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I have a notifications app which sends users notifications. It uses a .NET core backend, an angular frontend and Cosmos DB. Within this I have an API endpoint function which is linked to a button used to clean up inactive users' records from the DB based on a selected time period. This database job takes a long time to complete (up to 30 minutes) and is a problem because chrome's maximum time out limit is only 5 minutes. This prevents a "Success, users deleted" message from showing up on the client side. What strategy or workaround can I use to avoid this problem?

API Endpoint

        [HttpDelete("CleanUpInactiveUsers/{years}")]
        public async Task<IActionResult> CleanUpInactiveUsers(string years)
        {
            try
            {
                await Queries.RemoveInactiveUsers(years);
                return Ok($"Users inactive for more than {years} have been deleted");
            }
            catch (Exception ex)
            {
                return StatusCode((int)HttpStatusCode.InternalServerError);
            }
        }

Frontend call

// getUsersWithCondition(args) returns the total number of users if args="All", 
// otherwise return no. of users who haven't been active for more than args=<years>
// deleteInactiveUsers() linked with API endpoint snippet above.
.
.
.
            case this.TaskEnum.CleanInactiveUsers:{

              this._apiService.showToast(true, 'Clean Up of inactive users has begun. You will be notified once completed.');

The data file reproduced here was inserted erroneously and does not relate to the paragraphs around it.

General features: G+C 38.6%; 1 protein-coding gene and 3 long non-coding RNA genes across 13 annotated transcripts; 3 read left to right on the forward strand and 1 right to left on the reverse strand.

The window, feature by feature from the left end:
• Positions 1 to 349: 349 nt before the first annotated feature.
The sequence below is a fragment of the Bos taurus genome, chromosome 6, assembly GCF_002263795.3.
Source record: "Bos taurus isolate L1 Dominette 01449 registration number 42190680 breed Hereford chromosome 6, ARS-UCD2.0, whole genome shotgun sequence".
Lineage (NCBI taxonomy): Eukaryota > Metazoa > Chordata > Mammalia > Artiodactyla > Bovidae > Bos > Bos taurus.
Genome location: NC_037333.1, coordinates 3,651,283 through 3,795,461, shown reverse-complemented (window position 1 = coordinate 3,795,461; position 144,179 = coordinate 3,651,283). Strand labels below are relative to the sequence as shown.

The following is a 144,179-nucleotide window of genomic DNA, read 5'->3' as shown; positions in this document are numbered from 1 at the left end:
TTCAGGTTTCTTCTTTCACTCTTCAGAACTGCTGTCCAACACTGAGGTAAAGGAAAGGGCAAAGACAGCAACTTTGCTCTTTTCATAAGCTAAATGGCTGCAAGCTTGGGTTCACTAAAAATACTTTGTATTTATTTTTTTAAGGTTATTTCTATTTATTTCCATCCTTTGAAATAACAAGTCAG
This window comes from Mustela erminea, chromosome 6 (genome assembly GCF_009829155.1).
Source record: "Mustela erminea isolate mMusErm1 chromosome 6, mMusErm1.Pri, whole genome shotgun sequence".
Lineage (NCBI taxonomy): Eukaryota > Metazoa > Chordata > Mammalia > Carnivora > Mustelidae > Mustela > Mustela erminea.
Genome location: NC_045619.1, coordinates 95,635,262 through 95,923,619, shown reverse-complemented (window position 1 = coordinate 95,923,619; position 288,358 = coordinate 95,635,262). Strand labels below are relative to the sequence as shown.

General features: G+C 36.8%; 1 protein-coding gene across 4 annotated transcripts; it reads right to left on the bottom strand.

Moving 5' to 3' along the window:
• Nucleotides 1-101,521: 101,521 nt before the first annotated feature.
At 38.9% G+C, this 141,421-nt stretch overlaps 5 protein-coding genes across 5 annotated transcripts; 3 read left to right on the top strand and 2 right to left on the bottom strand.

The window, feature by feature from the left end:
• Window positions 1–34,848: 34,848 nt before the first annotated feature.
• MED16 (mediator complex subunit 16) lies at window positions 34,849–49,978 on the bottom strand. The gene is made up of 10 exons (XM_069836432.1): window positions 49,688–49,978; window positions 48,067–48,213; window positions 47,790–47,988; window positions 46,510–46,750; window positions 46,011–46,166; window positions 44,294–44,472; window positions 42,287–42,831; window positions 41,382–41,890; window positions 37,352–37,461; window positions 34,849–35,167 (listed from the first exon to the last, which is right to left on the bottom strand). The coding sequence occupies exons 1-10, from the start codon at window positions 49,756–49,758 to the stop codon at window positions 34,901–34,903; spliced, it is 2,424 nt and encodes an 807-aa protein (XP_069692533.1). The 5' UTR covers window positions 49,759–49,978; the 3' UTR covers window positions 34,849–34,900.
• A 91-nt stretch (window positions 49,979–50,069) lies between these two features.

this._apiService.getUsersWithCondition(item.Params['time']).subscribe((response:string) =>
              {
                this.finalCount = Number(response);
              });

              this._apiService.deleteInactiveUsers(item.Params['time']).toPromise().then(res =>
                {
                    this._apiService.showToast(true, 'Deleted '+ this.finalCount + ' User(s)');
                }
              ).catch((error) => EpDialogService.error({message: 'In App Notification', description: `An error ocurred while executing the task ${ item.Task }`}));
              break;
            }
3

For such long-running tasks, delegate them to a background task.

Then you could have 2 API endpoints, one to start the long-running task and a second one to request its current status.

For example, your DELETE /CleanUpInactiveUsers/{years} invocation could return a redirect status code, redirecting the front-end to /CleanUpInactiveUsers/{years}/result if the deletion process is started successfully. The front-end could periodically do a GET /CleanUpInactiveUsers/{years}/result to check on the completion status of the task.

It would be a matter of agreement how long the .../result end-point would be valid after the task has completed.

2
  • I was just wondering if there was any way to prevent the periodic "polling" to the second status API. Is it possible to avoid the back-and-forth responses for a sole "push" strategy (keeping in mind of chrome's timeout)? I came across something called SignalR, but I'm not sure if it is appropriate for this use case. Apr 9 at 7:00
  • 1
    Yes, it is possible to prevent the periodic polling, using any technique for pushing data from the server to the client.The main point of my answer is to separate the starting of the action from being informed about the final result. Apr 9 at 9:13
0

Websockets could be used to prevent the timeout. Then you can even send updates during the work to the client, without the client have to constantly ask for changes.

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